The cold nights are drawing in so here are some nice cheap recipes that you can make yourself to keep warm during winter.
First up, a real trendy and popular favourite for a cold, dark night – what better than a nice hot Butternut Soup?
- 500g sweet potatoes, peeled and diced
- 1 butternut squash, peeled, deseeded and diced
- 1 tbsp clear honey
- 1 tbsp olive oil, plus a drizzle of lemon
- 2 onions, roughly chopped
- 3 garlic cloves, crushed
- 1l vegetable or chicken stock
- 1 tsp cinnamon
- 1 tsp grated nutmeg
- 100ml double cream
To make, first heat the oven to 220C/200C fan/gas 7. Put the sweet potato and butternut squash on a baking tray, drizzle with honey and olive oil and roast for 45 mins. At the same time fry the onions in 1 tablespoon of olive oil, add the garlic, chicken stock, cinnamon and nutmeg, bring to the boil, and simmer for 5 mins.
Take your sweet potatoes and butternut squash from the oven and put it in the pan with the stock. Blend everything until smooth and then stir in the cream and simmer. Add salt and pepper to taste. Serve with toasts or garlic bread. Yummy!
Leek and Potato soup is a traditional old family favourite, and cheap to make too.
- 50g butter
- 450g potatoes, peeled and cut into 1cm pieces (try Golden Wonders or Kerr Pinks)
- 1 small onion, cut the same size as the potatoes
- 450g white parts of leeks, sliced
- 1½-2pts light chicken or vegetable stock
- 142ml carton whipping cream
- 125ml full-fat milk
- To finish
- The white part of 1 leek
- A small knob of butter
- Finely chopped chives
Melt the butter in a saucepan and add the potatoes, onion and leeks, stirring them so they are evenly coated. Add some salt and pepper and cover the pan with its lid to keep in the steam. Cook gently for 10 minutes so the vegetables are soft but not coloured. Pour in the stock, bring to the boil and simmer for about 5 minutes. Do not overcook. Purée the vegetables in a blender until smooth. Put the soup into a fresh pan and stir in three quarters of the cream and all of the milk.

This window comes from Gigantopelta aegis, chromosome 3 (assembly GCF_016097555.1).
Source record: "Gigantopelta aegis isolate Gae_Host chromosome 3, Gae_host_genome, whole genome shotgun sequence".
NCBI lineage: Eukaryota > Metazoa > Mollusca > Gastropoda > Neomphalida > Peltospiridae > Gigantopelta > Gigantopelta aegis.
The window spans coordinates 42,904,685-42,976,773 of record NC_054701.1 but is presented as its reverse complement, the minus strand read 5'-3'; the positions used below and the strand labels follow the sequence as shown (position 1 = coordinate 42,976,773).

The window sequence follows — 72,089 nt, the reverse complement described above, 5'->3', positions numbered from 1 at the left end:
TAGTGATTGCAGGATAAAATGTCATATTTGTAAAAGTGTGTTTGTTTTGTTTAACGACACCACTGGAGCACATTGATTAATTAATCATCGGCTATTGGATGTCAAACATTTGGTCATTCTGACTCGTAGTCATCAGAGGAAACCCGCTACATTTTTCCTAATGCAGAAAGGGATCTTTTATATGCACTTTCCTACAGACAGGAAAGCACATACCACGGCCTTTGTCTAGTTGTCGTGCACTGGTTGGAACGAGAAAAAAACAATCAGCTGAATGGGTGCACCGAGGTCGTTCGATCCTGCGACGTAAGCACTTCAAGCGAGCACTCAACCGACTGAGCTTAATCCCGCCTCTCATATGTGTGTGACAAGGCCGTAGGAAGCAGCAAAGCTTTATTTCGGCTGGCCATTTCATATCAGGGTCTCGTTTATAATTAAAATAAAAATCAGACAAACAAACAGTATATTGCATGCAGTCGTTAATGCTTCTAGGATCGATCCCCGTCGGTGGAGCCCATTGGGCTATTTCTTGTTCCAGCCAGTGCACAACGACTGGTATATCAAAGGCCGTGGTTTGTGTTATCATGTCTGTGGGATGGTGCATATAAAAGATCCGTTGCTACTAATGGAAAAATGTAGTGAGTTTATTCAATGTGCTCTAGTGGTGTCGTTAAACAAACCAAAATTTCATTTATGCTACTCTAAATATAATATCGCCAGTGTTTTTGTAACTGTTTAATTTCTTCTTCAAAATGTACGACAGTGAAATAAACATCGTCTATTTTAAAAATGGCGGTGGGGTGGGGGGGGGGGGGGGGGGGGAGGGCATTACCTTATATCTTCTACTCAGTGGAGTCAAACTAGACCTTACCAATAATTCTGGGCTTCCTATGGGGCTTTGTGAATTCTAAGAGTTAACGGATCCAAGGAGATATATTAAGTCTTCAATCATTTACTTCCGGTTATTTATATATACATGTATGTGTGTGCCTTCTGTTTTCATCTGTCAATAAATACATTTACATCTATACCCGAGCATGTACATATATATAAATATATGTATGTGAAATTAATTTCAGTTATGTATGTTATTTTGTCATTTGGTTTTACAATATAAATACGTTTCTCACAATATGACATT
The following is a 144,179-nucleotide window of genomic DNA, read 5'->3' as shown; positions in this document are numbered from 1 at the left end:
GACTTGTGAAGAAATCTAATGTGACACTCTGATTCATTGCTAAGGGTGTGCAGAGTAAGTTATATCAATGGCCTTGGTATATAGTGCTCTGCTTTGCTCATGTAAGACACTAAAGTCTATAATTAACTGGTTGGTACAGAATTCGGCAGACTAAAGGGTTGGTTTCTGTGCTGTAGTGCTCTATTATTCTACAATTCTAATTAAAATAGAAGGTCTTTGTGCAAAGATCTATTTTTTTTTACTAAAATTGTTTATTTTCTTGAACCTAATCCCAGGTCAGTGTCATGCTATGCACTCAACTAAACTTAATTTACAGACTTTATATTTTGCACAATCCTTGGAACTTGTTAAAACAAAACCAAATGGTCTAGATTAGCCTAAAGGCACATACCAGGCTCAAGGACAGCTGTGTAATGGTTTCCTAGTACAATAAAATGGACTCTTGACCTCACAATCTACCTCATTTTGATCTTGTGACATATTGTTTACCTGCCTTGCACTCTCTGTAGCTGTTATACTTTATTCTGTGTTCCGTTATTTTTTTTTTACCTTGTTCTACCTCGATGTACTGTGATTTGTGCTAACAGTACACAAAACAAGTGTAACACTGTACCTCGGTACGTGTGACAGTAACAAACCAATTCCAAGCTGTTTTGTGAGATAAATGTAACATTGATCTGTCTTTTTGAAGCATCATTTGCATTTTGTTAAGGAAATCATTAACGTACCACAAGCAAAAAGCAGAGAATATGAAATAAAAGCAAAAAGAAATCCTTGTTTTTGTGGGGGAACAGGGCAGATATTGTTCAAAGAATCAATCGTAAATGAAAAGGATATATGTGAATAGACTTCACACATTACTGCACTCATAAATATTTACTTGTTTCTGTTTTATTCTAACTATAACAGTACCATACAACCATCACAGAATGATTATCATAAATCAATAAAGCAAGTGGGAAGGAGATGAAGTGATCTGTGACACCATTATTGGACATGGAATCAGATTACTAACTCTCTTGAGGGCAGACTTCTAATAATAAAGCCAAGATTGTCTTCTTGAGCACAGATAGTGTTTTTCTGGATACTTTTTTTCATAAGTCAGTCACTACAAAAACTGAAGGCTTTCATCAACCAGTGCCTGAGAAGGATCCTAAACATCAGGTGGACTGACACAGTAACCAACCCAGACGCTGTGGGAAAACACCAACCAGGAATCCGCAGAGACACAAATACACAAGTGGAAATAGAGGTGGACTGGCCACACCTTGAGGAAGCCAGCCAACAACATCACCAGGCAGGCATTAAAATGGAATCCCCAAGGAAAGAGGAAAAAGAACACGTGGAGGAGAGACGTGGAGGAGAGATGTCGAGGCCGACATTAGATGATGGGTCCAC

To finish the soup, finely shred the white leek and gently cook it in the hot butter for a few minutes. Reheat the soup to a gentle simmer then pour into warmed bowls. Drizzle the remaining cream over each serving and add black pepper. Delicious!
Third up is a nice easy recipe for mulled wine that you can make yourself using old (ish) red wine and add extra spices if that’s what takes your fancy.
- 1 bottle red wine
- 60g/2oz demerara sugar
- 1 cinnamon stick
- Grated nutmeg
- 1 orange, halved
- 1 dried bay leaf
Pour the wine in a saucepan with the orange, sugar, bayleaf and the spices.
Gently heat until the sugar has dissolved. Most people like mulled wine sweet, but you need to keep tasting to make sure you don’t over sweeten it by adding too much sugar. Keep the mixture stirring gently and then add in a nip of any other alcohol, such as a measure of gin or brandy, to give it an extra kick – if that’s what you want. Do not boil. Strain the mixture into heatproof glasses or mugs and serve. It’s a great way to use any leftover red wine you have and your mixture can be reheated at a later date.